Rachel – A Community Chessed Story
We were contacted independently by two concerned neighbors in a community, about an 11 year old Moroccan girl. Rachel was bullied and shunned by other girls in her neighborhood. Both callers described the girl as sweet but her family had experienced a major loss. Could a Kav L’Noar mentor be helpful?
The mother is a young widow who married her American husband after making aliya from Morocco. The father became ill approximately 3 years ago and, unfortunately, died shortly thereafter. While the family receives some survivors’ benefits from the State, finances are extremely limited. The mother is overwhelmed just managing food and shelter for herself and her 4 children.
Rachel, the youngest, seems to be having the most difficulty. While she is bright, she neglects her work and acts out in the classroom. She has little frustration tolerance, is highly anxious and is oftentimes given to violent angry outbursts. Because of her behavior, Rachel is ridiculed and shunned by the other children.
When a community comes together, great things happen
A suitable mentor was identified and paired with Rachel who after several months of bi-weekly meetings, now feels much better about herself. She is slowly developing the social skills she needs to make friends.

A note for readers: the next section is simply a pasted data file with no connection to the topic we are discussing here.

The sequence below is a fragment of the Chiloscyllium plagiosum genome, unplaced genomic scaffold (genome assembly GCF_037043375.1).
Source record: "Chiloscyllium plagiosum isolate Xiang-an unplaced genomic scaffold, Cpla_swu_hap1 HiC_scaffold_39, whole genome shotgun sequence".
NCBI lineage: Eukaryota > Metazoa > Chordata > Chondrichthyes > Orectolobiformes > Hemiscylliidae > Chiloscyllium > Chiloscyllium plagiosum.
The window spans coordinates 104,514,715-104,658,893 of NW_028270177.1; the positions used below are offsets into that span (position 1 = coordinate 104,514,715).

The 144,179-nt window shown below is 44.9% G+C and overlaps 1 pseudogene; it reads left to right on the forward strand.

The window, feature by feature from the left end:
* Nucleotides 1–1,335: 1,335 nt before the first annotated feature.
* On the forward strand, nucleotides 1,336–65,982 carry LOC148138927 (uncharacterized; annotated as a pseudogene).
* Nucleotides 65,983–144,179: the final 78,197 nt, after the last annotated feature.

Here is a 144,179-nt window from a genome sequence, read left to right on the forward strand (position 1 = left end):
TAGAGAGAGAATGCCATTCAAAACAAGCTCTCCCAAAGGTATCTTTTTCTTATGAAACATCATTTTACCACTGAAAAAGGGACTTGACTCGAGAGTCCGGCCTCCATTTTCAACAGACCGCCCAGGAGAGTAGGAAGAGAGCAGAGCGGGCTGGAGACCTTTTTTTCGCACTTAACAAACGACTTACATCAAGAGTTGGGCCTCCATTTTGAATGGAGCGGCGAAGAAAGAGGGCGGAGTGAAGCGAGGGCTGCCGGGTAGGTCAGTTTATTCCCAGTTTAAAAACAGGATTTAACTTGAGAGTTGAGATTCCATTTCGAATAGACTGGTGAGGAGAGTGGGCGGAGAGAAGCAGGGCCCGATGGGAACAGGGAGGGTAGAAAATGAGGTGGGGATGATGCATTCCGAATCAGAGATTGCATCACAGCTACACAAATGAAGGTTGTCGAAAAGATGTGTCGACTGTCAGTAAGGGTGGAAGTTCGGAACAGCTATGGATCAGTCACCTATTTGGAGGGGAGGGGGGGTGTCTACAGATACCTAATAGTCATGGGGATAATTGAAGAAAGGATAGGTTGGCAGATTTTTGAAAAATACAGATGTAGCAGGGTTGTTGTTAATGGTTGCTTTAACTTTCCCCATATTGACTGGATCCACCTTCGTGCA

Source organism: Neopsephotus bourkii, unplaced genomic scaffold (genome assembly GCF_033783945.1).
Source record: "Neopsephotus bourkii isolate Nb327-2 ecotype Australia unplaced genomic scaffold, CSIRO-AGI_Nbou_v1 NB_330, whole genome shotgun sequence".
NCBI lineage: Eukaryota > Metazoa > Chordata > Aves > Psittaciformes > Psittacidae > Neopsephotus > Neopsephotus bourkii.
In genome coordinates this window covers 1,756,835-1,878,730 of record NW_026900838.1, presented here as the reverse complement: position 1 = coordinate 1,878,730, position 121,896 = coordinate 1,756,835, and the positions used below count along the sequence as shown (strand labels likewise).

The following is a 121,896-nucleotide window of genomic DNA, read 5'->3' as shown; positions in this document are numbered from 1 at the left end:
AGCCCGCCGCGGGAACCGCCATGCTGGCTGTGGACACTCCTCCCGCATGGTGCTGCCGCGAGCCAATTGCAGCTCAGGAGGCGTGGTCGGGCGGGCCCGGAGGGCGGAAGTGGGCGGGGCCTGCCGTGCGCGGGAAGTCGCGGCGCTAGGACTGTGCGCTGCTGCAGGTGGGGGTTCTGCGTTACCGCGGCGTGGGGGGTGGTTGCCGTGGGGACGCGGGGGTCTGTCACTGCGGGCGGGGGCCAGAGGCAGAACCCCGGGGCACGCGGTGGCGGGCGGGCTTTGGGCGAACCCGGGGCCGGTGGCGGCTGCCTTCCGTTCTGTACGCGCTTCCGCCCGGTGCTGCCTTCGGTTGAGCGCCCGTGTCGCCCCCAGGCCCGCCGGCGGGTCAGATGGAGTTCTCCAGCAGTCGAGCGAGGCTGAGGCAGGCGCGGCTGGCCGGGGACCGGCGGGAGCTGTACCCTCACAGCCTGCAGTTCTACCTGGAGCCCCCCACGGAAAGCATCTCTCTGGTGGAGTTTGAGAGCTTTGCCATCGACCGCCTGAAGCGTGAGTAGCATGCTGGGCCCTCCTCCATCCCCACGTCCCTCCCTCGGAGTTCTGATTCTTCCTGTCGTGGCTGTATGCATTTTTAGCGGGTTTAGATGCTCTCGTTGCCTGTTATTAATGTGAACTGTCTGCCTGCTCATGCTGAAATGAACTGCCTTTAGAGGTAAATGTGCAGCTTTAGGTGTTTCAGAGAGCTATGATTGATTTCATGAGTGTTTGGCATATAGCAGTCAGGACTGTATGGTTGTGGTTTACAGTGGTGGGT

While this story is typical of many other Kav L’Noar client family issues, it is quite unique for the unusual involvement by the community where Rachel and her family live. One neighbor took responsibility to raise funds from other neighborhood families to cover Kav L’Noar’s minimum mentoring fees. They also requested that we not inform Rachel’s mother about how the mentoring cost was being covered so that she would not be embarrassed when she meets people in the neighborhood.
The necessity of a wider circle and community working together to raise healthy children
Dr. David Pelcovitz, an internationally-respected psychologist and educator, has often discussed the importance of a caring community in the development of a child. “The risk is much lower when there is a sense of community and people notice if something is wrong. The highest rate of difficulties occur when kids have somehow escaped the caring hand of the community”. Click here to read more about mentoring and caring communities.